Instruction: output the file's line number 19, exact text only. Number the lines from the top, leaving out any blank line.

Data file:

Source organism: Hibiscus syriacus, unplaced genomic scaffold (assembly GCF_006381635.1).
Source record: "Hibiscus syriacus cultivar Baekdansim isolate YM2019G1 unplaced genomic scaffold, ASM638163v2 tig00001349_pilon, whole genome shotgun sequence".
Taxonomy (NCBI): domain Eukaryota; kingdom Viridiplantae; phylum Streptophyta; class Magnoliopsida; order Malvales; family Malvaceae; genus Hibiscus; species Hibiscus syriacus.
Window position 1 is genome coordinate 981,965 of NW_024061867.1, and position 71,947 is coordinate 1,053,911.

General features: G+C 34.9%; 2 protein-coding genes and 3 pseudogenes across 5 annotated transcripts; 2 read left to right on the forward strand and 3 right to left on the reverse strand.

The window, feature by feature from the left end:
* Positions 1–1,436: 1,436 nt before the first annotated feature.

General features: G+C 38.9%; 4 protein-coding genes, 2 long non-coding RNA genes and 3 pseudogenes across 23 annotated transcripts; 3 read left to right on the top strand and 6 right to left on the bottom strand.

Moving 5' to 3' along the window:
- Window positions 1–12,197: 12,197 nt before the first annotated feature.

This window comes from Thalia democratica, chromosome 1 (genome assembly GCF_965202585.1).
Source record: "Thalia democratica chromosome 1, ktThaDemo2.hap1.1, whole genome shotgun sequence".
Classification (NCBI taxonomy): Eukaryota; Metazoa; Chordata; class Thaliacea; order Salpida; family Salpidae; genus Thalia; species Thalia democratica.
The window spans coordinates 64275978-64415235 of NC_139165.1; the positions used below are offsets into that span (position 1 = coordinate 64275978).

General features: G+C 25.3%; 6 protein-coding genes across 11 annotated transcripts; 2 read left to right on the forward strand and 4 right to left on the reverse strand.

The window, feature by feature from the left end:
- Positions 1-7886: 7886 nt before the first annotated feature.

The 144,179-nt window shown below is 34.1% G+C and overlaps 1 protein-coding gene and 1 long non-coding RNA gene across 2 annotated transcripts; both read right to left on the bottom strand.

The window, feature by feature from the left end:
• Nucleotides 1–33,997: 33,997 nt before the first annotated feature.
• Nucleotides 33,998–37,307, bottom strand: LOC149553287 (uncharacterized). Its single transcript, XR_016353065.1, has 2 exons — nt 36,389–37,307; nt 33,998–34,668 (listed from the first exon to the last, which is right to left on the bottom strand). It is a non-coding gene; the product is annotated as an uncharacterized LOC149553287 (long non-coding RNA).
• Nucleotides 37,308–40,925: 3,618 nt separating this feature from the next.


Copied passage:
The window, feature by feature from the left end: